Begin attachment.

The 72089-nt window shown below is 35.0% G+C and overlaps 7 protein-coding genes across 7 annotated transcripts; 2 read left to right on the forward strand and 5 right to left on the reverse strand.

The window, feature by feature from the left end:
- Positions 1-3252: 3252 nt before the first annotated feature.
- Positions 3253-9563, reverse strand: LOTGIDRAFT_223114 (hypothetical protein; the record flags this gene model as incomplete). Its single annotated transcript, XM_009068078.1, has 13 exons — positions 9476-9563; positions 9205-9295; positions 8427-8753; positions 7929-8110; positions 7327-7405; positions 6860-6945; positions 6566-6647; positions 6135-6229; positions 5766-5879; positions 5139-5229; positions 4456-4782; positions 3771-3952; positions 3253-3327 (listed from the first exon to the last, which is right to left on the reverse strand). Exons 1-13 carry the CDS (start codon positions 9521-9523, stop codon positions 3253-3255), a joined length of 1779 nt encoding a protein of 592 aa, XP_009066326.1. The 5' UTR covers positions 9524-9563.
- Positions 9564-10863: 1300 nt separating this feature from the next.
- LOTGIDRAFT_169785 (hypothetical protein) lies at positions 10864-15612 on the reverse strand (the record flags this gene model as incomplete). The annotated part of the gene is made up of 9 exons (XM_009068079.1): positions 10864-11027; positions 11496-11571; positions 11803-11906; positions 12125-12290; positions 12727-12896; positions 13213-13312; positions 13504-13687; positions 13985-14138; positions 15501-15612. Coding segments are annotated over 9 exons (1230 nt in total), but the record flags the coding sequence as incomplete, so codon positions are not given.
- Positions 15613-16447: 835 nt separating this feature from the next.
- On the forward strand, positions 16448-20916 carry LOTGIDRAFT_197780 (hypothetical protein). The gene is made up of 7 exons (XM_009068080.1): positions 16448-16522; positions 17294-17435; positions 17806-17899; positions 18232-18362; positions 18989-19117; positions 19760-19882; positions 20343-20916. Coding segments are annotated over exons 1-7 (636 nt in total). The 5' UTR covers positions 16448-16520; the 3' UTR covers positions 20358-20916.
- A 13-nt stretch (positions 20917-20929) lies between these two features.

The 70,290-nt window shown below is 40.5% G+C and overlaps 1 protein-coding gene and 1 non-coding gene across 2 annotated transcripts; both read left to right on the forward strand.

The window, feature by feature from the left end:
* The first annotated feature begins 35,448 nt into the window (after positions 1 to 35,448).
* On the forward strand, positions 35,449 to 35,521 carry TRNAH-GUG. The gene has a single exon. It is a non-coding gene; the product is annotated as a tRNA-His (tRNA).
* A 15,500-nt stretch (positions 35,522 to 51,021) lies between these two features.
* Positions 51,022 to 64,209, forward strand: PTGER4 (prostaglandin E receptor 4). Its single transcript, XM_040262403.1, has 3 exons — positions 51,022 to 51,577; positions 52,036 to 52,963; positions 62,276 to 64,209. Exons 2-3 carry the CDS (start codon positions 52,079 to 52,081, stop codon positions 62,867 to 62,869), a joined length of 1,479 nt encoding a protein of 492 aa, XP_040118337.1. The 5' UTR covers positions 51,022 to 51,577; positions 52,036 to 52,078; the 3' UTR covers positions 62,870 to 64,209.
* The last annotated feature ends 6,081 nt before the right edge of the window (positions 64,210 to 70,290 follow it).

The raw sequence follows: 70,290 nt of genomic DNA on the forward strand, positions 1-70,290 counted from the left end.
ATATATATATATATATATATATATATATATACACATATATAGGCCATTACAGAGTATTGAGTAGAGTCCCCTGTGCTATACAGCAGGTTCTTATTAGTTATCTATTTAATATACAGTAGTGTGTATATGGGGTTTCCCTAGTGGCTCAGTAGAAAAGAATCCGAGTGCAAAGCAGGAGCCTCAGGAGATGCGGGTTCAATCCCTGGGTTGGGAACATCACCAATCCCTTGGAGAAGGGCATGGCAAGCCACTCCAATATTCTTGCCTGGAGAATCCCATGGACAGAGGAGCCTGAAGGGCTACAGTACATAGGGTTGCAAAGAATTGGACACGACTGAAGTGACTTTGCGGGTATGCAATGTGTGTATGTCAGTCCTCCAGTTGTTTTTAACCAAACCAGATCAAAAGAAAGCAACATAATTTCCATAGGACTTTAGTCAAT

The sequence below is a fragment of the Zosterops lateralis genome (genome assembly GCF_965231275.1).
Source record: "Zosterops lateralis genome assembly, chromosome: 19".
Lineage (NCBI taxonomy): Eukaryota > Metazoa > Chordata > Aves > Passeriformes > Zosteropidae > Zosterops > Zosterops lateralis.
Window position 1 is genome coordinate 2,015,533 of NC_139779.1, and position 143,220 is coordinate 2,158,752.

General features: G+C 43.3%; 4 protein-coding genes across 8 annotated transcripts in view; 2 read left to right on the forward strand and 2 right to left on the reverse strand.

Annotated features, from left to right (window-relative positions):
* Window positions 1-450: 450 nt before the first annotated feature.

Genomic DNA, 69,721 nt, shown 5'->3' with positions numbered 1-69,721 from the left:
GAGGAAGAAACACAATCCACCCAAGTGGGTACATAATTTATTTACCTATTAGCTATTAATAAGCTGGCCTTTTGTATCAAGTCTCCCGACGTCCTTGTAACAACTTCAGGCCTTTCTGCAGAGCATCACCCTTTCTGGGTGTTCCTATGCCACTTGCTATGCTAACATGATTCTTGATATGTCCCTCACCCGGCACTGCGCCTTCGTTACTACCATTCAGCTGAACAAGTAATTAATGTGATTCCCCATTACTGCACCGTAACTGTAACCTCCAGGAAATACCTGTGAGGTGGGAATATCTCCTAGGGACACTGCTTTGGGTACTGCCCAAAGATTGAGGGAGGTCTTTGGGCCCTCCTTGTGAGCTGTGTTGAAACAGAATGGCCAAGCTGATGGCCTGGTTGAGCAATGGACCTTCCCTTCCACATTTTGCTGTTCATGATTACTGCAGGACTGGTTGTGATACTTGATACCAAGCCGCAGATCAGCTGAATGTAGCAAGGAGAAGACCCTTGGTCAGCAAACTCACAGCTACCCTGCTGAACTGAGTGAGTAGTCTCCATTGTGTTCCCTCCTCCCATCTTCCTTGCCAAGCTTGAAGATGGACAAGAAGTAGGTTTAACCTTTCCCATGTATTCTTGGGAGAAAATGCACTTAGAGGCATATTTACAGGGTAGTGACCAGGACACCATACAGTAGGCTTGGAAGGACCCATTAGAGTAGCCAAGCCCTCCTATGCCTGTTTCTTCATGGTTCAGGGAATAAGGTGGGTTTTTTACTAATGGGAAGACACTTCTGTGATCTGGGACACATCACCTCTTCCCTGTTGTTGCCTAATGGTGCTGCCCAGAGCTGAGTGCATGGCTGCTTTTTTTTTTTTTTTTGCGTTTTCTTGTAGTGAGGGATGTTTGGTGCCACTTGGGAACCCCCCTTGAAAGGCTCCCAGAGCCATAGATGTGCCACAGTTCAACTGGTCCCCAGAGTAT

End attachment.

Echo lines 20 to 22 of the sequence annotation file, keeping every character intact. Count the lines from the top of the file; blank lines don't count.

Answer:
Source record: "Zosterops lateralis genome assembly, chromosome: 19".
Lineage (NCBI taxonomy): Eukaryota > Metazoa > Chordata > Aves > Passeriformes > Zosteropidae > Zosterops > Zosterops lateralis.
Window position 1 is genome coordinate 2,015,533 of NC_139779.1, and position 143,220 is coordinate 2,158,752.